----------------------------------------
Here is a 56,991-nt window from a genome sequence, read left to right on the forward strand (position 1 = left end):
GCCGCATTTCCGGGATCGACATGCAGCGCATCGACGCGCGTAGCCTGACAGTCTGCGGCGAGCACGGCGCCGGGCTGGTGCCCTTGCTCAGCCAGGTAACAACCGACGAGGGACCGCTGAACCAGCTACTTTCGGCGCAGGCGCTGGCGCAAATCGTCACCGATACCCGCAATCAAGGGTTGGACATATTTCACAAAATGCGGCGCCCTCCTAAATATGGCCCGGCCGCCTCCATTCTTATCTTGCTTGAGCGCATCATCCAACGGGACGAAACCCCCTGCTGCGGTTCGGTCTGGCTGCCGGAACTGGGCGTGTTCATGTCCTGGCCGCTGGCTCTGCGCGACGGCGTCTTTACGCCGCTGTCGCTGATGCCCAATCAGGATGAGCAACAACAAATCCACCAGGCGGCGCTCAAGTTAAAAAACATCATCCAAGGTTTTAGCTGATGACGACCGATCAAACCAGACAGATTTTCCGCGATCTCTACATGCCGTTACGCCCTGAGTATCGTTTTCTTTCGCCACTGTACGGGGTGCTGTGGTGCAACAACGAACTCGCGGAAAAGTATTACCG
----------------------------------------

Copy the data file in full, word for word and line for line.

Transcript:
Here is a 56,991-nt window from a genome sequence, read left to right on the forward strand (position 1 = left end):
GCCGCATTTCCGGGATCGACATGCAGCGCATCGACGCGCGTAGCCTGACAGTCTGCGGCGAGCACGGCGCCGGGCTGGTGCCCTTGCTCAGCCAGGTAACAACCGACGAGGGACCGCTGAACCAGCTACTTTCGGCGCAGGCGCTGGCGCAAATCGTCACCGATACCCGCAATCAAGGGTTGGACATATTTCACAAAATGCGGCGCCCTCCTAAATATGGCCCGGCCGCCTCCATTCTTATCTTGCTTGAGCGCATCATCCAACGGGACGAAACCCCCTGCTGCGGTTCGGTCTGGCTGCCGGAACTGGGCGTGTTCATGTCCTGGCCGCTGGCTCTGCGCGACGGCGTCTTTACGCCGCTGTCGCTGATGCCCAATCAGGATGAGCAACAACAAATCCACCAGGCGGCGCTCAAGTTAAAAAACATCATCCAAGGTTTTAGCTGATGACGACCGATCAAACCAGACAGATTTTCCGCGATCTCTACATGCCGTTACGCCCTGAGTATCGTTTTCTTTCGCCACTGTACGGGGTGCTGTGGTGCAACAACGAACTCGCGGAAAAGTATTACCG